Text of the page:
A general assumption among the American public—and even some sectors of the green community—is that saving water and saving energy go hand in hand. In some cases, that can be true. A dishwasher that uses less water, for example, typically uses less energy because there is less water to heat.
However, it is a myth to think that this is always true. In fact, water is often forgotten in the energy equation and vice versa, a misstep that could have huge implications on our future water and energy supplies.
In his book Unquenchable, author Robert Glennon says that one of the biggest examples of this is ethanol. Although many people think ethanol is the perfect solution for our country’s reliance on oil, it takes more than 4 gallons of water to refine each gallon of ethanol.
And that, Glennon says, doesn’t even take into account the fact that farmers must first grow the corn to make that ethanol. According to Glennon, in the American West, where many new ethanol plants are located, it may take as much as 2,500 gallons of irrigated water to produce enough corn for 1 gallon of ethanol. To put it in perspective: The state of California has a goal of producing 1 billion gallons of ethanol per year. However, accomplishing that would take more water than now goes through the Bay Delta to supply Southern California cities and Central Valley farmers. (In case you were wondering, that’s a whopping 1.7 trillion gallons of water.)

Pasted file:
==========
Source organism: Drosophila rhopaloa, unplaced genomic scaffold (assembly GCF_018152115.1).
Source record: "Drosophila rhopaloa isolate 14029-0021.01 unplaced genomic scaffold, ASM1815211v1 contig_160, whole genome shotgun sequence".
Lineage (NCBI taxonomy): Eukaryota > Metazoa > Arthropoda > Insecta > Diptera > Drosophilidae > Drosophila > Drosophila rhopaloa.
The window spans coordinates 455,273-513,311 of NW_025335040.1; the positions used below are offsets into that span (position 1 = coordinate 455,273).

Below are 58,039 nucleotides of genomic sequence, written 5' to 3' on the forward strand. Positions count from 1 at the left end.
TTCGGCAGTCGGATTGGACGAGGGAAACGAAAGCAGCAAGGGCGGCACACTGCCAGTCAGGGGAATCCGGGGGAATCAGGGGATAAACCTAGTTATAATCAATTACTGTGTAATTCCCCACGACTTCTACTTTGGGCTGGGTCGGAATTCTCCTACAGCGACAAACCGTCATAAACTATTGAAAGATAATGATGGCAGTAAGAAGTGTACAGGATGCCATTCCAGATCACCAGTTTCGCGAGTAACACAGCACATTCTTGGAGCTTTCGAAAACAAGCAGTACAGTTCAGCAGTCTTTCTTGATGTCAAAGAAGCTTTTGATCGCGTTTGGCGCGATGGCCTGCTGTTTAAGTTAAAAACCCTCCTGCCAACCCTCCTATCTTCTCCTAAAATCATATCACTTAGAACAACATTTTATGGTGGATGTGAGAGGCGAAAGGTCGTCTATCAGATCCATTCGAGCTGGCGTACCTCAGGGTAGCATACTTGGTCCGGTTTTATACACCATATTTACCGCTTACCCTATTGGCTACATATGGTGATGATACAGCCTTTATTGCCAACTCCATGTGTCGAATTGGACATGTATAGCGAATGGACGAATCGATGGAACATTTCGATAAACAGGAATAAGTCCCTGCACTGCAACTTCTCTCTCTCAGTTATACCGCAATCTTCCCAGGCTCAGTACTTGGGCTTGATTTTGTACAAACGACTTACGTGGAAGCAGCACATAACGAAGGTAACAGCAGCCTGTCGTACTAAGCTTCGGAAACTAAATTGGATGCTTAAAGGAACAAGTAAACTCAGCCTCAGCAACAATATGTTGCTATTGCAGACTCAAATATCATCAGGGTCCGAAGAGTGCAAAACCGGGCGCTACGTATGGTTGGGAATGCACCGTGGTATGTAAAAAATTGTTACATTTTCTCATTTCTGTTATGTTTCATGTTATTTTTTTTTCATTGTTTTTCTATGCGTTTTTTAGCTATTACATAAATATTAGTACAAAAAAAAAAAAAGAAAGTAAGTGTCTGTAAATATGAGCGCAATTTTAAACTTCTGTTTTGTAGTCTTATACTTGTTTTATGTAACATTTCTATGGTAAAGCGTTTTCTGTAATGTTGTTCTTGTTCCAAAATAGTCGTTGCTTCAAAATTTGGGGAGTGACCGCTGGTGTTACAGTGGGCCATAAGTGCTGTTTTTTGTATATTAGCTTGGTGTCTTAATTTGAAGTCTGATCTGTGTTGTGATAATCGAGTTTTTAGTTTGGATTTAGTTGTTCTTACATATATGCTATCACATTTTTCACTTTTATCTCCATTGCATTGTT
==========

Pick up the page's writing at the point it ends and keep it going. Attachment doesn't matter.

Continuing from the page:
And ethanol isn’t the only example. In his paper, "Solar Energy’s Cloudy Future," Glennon analyzes the large amounts of water used by concentrating solar power (CSP) systems. Although a growing alternative energy solution in some states like Arizona, Glennon states that CSP plants use a substantial amount of water in their cooling systems.
These types of energy/water misconceptions can trickle down to some technologies you may be considering for your builds. As Mary Ann Dickinson, president and CEO of the Alliance for Water Efficiency, said in an earlier Vision 2020 interview, green roofs installed in dry areas like Arizona need to use alternative sources of irrigation in order to be truly efficient. If the roof is using imported water that has to be pumped and treated—as opposed to greywater or rain water—it is probably using more energy than if a traditional roof was installed.
As Glennon points out, just as the energy industry uses lots of water, the water industry uses lots of energy. The U.S. has an estimated 60,000 water systems and 15,000 wastewater systems that consume 3% of the nation’s energy to take water on a very inefficient journey of pumping, transporting, treating, distributing, collecting, and then treating again. According to a 2005 California Energy Commission report, water-related energy use consumes 19% of the state’s electricity, as well as 30% of its natural gas and 88 billion gallons of diesel fuel every year.
The fact is that energy and water need to be considered together—not as separate entities—as we march toward sustainability. Glennon clearly puts it in perspective: “The reality is that we don’t have enough energy or water.”